The Arellano Félix/Fernando Sanchez Organization, also known as the Tijuana cartel or FSO, is one of the two main TCOs operating in the Mexican state of Baja California. The FSO leadership was initially comprised of seven brothers and four sisters, who inherited the cartel from Miguel Angel Félix Gallardo after he was jailed in Mexico in 1989 for his complicity in the murder of a DEA agent. The cartel is responsible for the smuggling of multi-ton quantities of cocaine, marijuana, heroin, and methamphetamine into the United States, and has a reputation for extreme violence.
Of the original seven Arellano Félix brothers, all have been captured or killed, with the most recent being the capture of Eduardo Arellano Félix in October 2008. Of the four sisters, two are quite active in the cartel’s affairs. One of the sister’s sons, Luis Fernando Sanchez Arellano, has taken over cartel operations - the reason for the TCO's name change.
In April 2008, one of the bloodiest gun battles in Mexico’s drug war occurred in Tijuana between rival factions of the AFO. A fast-rising AFO lieutenant named Teodoro “El Teo” Garcia Simental split from the organization and moved to Sinaloa state. He supposedly has the full support of the neighboring Sinaloa Federation, and the majority of recent DTO-related violence in Baja California has been a result of Garcia Simental’s attempts to wrest control of AFO territory from Sanchez Arellano.
In January 2010, Garcia Simental was arrested by Mexican federal police in the quiet seaside town of La Paz, and quickly transferred to Mexico City. His right-hand man, Raydel "El Muletas" López Uriarte, and his brother Manuel were also both arrested in February 2010. While an increase in violence in northern Baja was widely expected, it never really manifested - at least, not in the media. Tijuana still has an abnormally high murder rate, but the public shootouts and displays of beheaded corpses have mostly abated.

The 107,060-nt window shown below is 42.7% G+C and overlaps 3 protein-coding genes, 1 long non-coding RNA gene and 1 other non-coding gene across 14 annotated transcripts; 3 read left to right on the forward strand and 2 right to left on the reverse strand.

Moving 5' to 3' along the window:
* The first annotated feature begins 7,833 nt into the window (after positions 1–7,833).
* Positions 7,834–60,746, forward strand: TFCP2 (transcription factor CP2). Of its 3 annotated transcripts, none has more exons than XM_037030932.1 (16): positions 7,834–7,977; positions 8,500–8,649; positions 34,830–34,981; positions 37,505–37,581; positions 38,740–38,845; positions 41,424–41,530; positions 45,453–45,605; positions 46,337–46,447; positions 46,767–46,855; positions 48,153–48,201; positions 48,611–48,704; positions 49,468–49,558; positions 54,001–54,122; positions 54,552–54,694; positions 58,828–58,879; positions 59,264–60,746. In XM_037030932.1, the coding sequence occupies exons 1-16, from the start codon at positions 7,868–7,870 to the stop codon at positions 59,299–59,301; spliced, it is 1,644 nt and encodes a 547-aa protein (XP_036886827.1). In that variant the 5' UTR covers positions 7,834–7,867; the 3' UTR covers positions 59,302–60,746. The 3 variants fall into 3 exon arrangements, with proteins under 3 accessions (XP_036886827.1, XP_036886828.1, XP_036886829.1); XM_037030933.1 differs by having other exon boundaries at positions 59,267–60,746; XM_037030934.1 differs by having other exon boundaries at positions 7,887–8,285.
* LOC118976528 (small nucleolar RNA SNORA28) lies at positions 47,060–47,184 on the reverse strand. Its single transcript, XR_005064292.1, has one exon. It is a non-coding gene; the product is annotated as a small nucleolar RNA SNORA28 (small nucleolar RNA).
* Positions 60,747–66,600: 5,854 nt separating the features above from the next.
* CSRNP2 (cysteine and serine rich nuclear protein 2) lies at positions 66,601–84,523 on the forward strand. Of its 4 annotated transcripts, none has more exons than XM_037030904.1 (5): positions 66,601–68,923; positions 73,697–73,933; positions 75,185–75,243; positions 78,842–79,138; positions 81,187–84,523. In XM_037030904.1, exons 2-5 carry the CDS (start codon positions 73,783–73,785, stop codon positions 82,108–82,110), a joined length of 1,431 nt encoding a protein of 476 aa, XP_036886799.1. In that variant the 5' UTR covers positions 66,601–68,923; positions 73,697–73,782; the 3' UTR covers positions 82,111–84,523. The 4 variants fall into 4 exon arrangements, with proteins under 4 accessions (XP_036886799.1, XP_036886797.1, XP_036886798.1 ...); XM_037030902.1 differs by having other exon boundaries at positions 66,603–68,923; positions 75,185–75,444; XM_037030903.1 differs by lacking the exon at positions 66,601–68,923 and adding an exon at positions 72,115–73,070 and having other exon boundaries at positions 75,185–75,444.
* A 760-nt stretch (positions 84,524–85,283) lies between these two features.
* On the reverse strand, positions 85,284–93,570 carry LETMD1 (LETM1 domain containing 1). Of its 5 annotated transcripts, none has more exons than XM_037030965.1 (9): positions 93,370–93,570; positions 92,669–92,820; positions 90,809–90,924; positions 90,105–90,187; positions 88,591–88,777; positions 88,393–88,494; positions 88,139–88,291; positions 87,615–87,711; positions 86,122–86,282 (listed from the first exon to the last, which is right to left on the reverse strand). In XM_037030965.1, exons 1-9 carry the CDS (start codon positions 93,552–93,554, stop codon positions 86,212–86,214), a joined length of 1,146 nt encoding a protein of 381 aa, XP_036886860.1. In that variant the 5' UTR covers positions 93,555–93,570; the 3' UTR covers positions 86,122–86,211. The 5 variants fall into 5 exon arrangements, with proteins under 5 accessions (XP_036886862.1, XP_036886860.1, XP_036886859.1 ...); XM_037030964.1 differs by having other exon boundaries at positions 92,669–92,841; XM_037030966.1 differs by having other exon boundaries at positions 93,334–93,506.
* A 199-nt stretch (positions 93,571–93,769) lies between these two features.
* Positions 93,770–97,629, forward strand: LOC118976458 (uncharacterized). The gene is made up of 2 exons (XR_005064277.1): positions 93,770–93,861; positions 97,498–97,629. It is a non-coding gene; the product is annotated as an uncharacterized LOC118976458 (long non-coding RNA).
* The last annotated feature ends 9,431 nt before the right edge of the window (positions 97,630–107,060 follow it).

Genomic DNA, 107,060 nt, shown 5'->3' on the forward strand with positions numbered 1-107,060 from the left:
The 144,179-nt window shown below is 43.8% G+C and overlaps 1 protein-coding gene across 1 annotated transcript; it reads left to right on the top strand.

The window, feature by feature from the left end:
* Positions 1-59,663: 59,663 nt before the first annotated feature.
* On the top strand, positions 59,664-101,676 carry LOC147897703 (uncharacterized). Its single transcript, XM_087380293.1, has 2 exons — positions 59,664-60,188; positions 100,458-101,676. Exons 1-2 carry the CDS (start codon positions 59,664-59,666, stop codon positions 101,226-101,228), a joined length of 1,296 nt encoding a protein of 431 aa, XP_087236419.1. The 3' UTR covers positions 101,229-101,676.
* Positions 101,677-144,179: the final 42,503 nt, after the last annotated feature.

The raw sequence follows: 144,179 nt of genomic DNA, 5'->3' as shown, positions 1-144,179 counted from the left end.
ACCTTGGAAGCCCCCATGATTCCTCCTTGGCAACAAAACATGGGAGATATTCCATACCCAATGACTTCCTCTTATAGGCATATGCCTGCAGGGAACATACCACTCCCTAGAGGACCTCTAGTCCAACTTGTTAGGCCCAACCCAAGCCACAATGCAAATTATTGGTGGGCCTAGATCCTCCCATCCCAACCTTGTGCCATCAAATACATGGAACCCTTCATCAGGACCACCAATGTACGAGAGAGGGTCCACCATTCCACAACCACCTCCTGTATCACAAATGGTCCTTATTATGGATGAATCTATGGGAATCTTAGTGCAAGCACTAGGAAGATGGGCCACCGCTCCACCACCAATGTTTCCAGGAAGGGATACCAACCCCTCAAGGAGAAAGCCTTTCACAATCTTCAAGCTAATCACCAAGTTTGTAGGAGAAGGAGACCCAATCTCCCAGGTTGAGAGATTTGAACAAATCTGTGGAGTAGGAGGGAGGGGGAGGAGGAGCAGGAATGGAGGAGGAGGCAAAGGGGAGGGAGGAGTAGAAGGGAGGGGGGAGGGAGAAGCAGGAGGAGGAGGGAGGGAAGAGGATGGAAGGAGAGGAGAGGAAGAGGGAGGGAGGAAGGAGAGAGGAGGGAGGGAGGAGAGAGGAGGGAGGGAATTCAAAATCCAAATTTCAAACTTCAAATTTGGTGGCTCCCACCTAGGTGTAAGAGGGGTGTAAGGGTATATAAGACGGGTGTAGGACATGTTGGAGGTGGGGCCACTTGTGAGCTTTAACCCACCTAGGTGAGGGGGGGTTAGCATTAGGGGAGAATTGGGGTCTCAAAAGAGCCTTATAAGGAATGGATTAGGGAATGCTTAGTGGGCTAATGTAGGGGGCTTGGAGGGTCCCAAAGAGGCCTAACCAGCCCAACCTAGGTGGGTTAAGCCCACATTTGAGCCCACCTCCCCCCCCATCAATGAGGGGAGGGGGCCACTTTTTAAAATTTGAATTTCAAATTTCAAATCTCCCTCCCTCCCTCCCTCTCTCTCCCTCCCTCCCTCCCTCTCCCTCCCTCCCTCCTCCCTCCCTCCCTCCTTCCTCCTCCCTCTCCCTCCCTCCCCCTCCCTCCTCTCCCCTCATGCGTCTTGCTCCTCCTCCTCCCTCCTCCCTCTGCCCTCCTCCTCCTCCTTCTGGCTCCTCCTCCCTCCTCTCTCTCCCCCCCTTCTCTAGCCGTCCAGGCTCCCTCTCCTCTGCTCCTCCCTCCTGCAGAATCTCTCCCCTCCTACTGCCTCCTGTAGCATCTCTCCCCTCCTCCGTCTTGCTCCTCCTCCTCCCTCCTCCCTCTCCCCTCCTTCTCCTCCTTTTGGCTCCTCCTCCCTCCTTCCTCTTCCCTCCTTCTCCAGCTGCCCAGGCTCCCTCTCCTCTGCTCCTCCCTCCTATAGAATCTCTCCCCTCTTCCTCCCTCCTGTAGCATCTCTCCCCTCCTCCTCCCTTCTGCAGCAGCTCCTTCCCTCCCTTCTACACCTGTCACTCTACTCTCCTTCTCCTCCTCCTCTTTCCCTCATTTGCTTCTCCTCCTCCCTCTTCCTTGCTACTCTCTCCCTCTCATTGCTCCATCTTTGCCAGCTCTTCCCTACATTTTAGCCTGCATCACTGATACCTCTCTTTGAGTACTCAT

The reason for this is an arrangement between the FSO and the Sinaloa Federation. US government reports indicate that the FSO is in control of the Pacific Coast of Baja California, from Tijuana on down, and that the Federation controls northern Baja from Tijuana east to Mexicali. Both TCOs are engaged in trafficking operations in Tijuana, but according to US government sources the FSO is reportedly paying the Federation piso, or a passage fee, in order to do so peacefully. Sources in Tijuana, however, say that the opposite is true: the Federation pays the FSO piso to operate in Tijuana. Recent arrests of an Iraqi smuggling ring in San Diego doing business with the Federation through much-farther Mexicali/Calexico, rather than neighboring Tijuana/San Ysidro, give credence to this claim.
(Chart below by Strategic Forecasting)